By Winston Shek
Washington’s Dulles International Airport’s Preliminary Plans to Build New Concourse with United Airlines
Washington’s Dulles International Airport may receive a new concourse by 2025 to replace the airport’s Concourse A regional gates, according to a letter from the Metropolitan Washington Airports Authority (MWAA) to the Virginia Department of Environmental Quality, viewed by AirlineGeeks.
The airport’s Concourse A regional gates were first built in 1999 as an $18 million regional concourse for Atlantic Coast Airlines, a regional operator for the airport’s United Airlines hub. Later on, amid United’s bankruptcy in 2002, the airline became the short-lived low-cost Independence Air in 2004. After Independence Air’s bankruptcy, the gates were operated by United Airlines’ regional partners for its turboprops and regional jets.
However, recently, United Airlines announced its fleet growth strategy, known as United Next, involving the retirement of 200 single-class 50-seat regional jets and an influx of 138 narrowbody aircraft in 2023 and 354 narrowbody aircraft in 2024 and beyond. Amid this new future fleet mix, United Airlines would see lowered utilization of its Concourse A regional gates, as the Chicago-based carrier up gauges the aircraft it flies on every route of its Dulles hub.
MWAA notes in the letter, “The existing Concourse A regional aircraft gates were designed to support small (50 seats and under) ground-loaded regional aircraft operations and are now functionally obsolete as airlines serving IAD accelerate the retirement of turboprop and 50-seat regional jet aircraft in favor of larger regional aircraft. As a result, airlines are finding the layout of the confined apron adjoining the Concourse A regional aircraft gates operationally inefficient for maneuvering and servicing these larger regional aircraft into and out of existing parking positions.”
As a result, the Concourse A regional gates will be demolished and replaced by aircraft hardstands and an area for ground-service parking. To add increased gate capacity, the MWAA highlights preliminary plans to construct a 414,000 sq. ft. three-story concourse, including 35,000 sq. ft. for a lounge. The proposed concourse, located on top of and to the east of the current Concourse C/D Aerotrain station, would be built upon the future site of the Tier II Concourse, a proposed replacement to United Airlines’ temporary Concourse C/D concourse, which was built in 1985.
If the plan is approved, the letter proposes a construction start date of October 2023, with proposed completion in 2025.
Amid these detailed plans, according to AirlineWeekly, MWAA spokesman Robert Yingling states that the proposal is part of a study for “potential concepts of future facilities” at Dulles. Additionally, United Airlines spokesman Kimberly Gibbs adds that the airline is looking forward to working with the MWAA on the project, but declined to elaborate on further details.
The letter is part of the process by the MWAA to finalize its environmental review on the project, in cooperation with the FAA and compliant with federal and state regulations. A public comment period on the project lasted and ended on July 7, with the full review slated to be out by August 6, according to AirlineWeekly.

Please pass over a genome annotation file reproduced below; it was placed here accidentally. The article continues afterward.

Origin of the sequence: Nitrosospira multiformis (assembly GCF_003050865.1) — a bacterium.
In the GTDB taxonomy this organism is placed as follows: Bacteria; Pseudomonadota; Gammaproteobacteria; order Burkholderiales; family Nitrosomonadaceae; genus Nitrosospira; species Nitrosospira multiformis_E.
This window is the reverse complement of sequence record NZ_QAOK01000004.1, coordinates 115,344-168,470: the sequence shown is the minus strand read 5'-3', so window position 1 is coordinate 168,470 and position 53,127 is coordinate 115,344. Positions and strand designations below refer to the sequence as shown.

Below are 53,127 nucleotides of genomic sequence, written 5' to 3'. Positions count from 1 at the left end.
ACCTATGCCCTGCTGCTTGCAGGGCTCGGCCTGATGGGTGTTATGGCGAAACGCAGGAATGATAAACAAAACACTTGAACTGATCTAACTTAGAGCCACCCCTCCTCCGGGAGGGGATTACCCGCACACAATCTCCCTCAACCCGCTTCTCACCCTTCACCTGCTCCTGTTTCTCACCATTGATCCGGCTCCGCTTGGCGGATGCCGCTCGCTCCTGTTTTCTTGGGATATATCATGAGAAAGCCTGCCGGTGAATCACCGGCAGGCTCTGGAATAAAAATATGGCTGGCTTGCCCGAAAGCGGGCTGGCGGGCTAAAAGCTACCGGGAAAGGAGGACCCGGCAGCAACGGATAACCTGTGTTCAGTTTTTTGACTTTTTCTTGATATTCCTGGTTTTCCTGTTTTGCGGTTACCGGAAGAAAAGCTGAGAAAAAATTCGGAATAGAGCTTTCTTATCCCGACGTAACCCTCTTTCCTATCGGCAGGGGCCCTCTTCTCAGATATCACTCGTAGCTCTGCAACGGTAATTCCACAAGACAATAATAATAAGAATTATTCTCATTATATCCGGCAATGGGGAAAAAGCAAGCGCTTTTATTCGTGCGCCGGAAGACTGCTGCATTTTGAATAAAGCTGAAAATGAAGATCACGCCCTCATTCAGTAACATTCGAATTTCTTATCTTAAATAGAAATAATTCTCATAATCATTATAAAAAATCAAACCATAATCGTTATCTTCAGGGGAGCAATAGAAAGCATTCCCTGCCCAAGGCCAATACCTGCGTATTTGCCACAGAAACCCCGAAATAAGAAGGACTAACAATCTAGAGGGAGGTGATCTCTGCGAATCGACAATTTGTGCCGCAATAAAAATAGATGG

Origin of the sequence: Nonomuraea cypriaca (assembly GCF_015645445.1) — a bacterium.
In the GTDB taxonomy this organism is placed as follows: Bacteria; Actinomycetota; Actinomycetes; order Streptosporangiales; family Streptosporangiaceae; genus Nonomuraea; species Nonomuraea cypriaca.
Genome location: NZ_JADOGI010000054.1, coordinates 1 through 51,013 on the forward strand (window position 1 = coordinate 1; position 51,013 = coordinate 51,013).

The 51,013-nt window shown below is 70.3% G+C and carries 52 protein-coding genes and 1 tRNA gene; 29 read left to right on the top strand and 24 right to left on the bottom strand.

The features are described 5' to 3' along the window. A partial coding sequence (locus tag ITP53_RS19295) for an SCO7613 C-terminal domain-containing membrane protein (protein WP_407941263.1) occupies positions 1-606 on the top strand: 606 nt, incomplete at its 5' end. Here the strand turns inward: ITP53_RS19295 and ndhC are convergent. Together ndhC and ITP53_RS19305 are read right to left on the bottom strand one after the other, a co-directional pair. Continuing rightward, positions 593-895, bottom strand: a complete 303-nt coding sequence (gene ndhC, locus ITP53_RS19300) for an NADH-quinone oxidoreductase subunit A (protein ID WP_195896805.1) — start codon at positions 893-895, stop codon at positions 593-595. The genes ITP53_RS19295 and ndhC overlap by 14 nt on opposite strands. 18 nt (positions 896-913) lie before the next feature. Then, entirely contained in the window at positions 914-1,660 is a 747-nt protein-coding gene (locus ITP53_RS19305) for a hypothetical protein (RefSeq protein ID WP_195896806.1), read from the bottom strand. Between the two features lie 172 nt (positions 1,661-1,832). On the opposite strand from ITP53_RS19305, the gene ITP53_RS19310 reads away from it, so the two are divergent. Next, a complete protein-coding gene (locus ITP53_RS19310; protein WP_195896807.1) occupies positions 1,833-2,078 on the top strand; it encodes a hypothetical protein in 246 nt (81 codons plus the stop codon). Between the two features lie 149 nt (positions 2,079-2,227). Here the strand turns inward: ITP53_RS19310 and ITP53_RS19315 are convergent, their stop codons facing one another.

Similarly, Washington’s Reagan National Airport announced an initiative to demolish the airport’s loathed regional bus gates – Gate 35X – as part of its Project Journey program. The MWAA constructed a new 14 gate concourse for American Airlines, which held a soft opening in April 2021. In the future, a new security checkpoint will open at the airport, allowing for streamlined connections and a “Secure National Hall” for passengers.
Amid the replacement of the Concourse A regional gates, there is no mention of a plan to replace the temporary Concourse C/D gates, first built in 1985. Travelers passing through the airport are either indifferent or critical of the temporary facility, amid the MWAA’s attempts to renovate the concourse.
In the past couple of decades, Washington Dulles International Airport saw an infrastructure program known as Dulles D2, which included a new underground air-people-mover system, a new fourth runway, an expanded Concourse B and an expanded international arrivals facility. However, this occurred during the onset of the 2001 September 11 attacks and the 2008 financial recession, causing debt, the cost per passenger and the cost per enplanement to skyrocket as carriers lowered service.
Due to the high cost per enplanement, Virginia pitched $50 million to help alleviate debt, in addition to a revenue-sharing agreement, which has allowed for carriers like United to grow. From 2018 to 2021, United Airlines has grown its presence in Florida from Washington Dulles, starting flights to Fort Myers, Key West, Miami, Panama City, Pensacola, Sarasota and West Palm Beach. Pre-pandemic, according to FlightGlobal, the airline was looking at adding two to four banks to the airport, an increase from a pre-pandemic total of four banks.